Leasing does give you a new car but it doesn’t make you its owner. In addition, it always requires you to pay monthly for the car you drive, which can actually be costly in the long run. On the contrary, if you buy a car and become its owner, you have full rights to sell it in the future. It’s true that your car will depreciate over time, but it still yours, and it’ll retain some of its value which makes it remain sellable.
There are mileage limits
If you are someone who doesn’t want to be limited, especially in driving, then a lease is not for you. Yes, it doesn’t allow you to drive a lot, because dealers want you to return the car with as low miles as possible on the clock, so that they can resell it as a two- or three-year-old certified used car.
That’s another way dealers make money in addition to collecting your monthly lease payments. So the more you drive the car, the lower price it will fetch when resold. This decrease in value is anticipated by charging you around 12 cents for every mile you drive, and there’s also an annual mileage limitation of between 12,000 to 15,000 miles.
Excellent credit is required
Unlike an auto loan, a lease requires you to have excellent credit. If your credit score is low, just forget leasing, since you don’t qualify for it.
When using a leased car, you’ll want to be careful so as to avoid any excessive wear-and-tear on it, which would make you pay (unwanted) extra charges. In other words, there should not be dents, dings or interior damage. If these are not allowed, then know that customization is absolutely out of the question.
It’s difficult to exit a lease
If you purchase a car and several months later you face a job loss or want to switch to a different vehicle, you can always put it up for sale. With a lease, you won’t get out so easily. A lease is not something you can just end as you wish, not so early without hurting your credit.
Negotiating a lease is very tricky
The way leases are priced is so difficult to understand, the process of leasing itself is much more complicated than that of buying. Sometimes even if you work at a dealer and offer leasing yourself, you would actually not understand what you’re selling.
Lease prices partly depend on the following factors:
- Cap cost: Comparable to the original price of the car.
- Term: The duration of the lease.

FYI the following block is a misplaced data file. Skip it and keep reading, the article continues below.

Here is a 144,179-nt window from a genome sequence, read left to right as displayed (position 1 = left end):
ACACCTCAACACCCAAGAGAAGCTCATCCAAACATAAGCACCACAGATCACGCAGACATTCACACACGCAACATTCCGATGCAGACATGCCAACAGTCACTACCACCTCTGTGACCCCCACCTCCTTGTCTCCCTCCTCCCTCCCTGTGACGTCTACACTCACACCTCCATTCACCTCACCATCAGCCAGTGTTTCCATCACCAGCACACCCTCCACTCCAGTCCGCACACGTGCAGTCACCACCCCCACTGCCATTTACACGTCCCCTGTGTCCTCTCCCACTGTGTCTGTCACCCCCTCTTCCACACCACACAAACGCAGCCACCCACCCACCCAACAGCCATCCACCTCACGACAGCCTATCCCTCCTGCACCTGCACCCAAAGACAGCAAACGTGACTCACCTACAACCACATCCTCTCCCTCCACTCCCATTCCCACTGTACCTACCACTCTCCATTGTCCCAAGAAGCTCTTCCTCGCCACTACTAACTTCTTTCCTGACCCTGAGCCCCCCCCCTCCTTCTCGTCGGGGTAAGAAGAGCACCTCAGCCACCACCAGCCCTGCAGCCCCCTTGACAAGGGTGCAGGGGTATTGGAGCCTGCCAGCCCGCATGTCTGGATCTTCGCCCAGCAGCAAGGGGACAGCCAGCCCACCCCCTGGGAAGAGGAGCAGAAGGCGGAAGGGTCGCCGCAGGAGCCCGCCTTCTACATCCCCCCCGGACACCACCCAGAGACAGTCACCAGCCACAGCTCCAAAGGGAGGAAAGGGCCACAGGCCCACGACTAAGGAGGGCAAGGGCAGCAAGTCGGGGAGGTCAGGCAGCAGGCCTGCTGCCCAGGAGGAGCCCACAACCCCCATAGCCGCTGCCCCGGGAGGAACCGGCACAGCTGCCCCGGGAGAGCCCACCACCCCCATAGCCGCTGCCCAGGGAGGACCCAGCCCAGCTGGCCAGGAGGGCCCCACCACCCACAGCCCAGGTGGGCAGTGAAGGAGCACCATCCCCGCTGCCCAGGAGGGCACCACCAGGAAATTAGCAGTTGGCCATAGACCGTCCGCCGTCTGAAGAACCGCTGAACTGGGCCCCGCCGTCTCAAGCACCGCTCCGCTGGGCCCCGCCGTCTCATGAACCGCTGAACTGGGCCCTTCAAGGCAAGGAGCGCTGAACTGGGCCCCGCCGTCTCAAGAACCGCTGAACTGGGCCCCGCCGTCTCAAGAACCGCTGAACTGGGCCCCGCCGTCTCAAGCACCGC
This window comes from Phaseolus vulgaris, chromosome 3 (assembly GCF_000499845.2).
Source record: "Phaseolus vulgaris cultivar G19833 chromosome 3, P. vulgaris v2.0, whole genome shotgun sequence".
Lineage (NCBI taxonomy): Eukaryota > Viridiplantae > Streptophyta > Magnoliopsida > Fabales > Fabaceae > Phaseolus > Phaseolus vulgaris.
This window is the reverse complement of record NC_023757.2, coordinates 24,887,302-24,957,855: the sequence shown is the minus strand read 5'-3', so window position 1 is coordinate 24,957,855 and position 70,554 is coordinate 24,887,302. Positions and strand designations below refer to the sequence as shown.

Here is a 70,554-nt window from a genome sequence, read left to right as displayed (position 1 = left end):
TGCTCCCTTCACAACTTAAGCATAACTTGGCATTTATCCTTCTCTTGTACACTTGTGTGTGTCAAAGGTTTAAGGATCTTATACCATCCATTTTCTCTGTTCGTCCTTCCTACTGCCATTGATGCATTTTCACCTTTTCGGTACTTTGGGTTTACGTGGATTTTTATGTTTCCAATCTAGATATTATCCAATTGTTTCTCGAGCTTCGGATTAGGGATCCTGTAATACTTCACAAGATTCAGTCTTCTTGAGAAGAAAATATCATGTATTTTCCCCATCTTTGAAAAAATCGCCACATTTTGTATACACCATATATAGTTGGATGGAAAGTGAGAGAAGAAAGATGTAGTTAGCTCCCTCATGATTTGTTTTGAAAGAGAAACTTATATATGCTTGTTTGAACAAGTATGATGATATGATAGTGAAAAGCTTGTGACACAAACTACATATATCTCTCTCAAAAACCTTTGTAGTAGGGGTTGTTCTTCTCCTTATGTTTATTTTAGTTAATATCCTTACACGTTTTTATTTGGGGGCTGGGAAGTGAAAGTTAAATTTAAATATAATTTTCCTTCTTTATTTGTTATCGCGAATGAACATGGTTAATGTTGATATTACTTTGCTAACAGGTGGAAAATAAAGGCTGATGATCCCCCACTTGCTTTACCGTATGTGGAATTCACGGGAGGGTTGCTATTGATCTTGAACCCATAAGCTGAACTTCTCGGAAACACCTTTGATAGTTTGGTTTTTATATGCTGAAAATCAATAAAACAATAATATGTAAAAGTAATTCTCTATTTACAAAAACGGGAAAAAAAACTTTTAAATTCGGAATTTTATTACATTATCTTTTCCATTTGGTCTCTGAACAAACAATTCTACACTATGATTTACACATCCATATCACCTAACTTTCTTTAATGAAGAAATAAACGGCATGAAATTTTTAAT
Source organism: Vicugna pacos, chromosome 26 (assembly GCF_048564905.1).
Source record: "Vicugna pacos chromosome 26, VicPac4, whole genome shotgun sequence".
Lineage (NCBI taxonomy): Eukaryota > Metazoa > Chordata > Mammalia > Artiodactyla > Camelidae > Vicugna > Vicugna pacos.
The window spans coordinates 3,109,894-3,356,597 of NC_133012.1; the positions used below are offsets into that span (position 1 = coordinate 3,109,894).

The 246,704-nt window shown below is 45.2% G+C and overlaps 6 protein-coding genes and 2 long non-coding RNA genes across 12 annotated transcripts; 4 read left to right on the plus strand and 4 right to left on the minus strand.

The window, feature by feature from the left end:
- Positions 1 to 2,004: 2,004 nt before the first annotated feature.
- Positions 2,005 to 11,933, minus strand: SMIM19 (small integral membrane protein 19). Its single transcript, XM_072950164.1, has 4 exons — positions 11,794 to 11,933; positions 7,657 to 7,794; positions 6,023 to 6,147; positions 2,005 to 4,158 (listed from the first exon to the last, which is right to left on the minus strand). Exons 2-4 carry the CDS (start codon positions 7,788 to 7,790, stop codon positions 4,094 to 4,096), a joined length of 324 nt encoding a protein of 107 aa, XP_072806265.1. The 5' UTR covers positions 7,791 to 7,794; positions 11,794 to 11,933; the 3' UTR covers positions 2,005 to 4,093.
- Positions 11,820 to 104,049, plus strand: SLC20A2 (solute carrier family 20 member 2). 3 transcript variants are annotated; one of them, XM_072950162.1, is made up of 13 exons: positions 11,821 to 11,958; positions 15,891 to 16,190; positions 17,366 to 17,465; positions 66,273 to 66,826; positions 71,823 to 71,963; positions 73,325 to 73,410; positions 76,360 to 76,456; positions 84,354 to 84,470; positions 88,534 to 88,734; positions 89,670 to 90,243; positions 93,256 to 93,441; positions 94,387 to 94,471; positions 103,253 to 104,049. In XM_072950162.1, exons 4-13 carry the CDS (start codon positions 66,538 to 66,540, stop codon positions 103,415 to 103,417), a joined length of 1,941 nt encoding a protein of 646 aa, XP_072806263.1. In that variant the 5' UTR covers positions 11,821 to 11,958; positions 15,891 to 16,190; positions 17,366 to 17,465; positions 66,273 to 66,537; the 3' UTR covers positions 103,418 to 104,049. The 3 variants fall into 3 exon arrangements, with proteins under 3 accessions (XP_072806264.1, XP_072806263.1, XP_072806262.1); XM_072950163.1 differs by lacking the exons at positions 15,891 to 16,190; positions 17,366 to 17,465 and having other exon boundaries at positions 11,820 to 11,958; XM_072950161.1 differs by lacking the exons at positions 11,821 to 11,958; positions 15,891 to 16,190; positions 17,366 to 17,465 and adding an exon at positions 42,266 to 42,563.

- Mileage limits: How many miles are allowed in a year.
- Your credit score.
- Money factor: It’s basically the interest rate you’ll pay during your lease, so the lower, the better. The money factor is expressed as a very small number such as .00285. You need to multiply it by 2,400 to get the number you can comprehend as an interest rate. In this example, the interest rate is 6.84%.
- Residual value: It’s the value of the car at the end of the lease. A higher residual value means a lower monthly payment, but also a more binding lease (which is harder to exit). Meanwhile, a lower residual value results in higher monthly payments, but the buy-out option is more affordable at the end. A lower residual could also make the lease easier to sell or trade in mid-term.
Is It Better To Buy Or Lease a Car?
If you’re not sure what you’ll be doing, it’s always better to buy your next car instead of leasing it.
A used car is the most financial-friendly solution if you don’t need to have a new car. But if you do, you can consider leasing. Just make sure you won’t keep your car for more than five years.
The following situations could also make leasing a sensible choice:
- If you’re successful, have no debt and only love to drive a new car without having to worry about its maintenance. Also, you have a lot of money and are willing to pay for the luxury. If you meet these criteria, then you’ve got what it takes to lease a car. Still, the most important thing here is that you know what you’re doing (leasing) and are happy with it.
- If you want to invest the money that you would otherwise use to purchase the car.
- If your car is used for business purposes and you want to deduct expenses for business driving, leasing may come with a larger tax break (consult this with your tax advisor).
In the end, you should keep in mind that there are always exceptions. For instance, you plan to keep your car for only a couple of years and just want to ditch it when you’re done. And in certain circumstances, popular used cars might see their values soar when the lease is over, making lessees winners (although this possibility should not be counted on).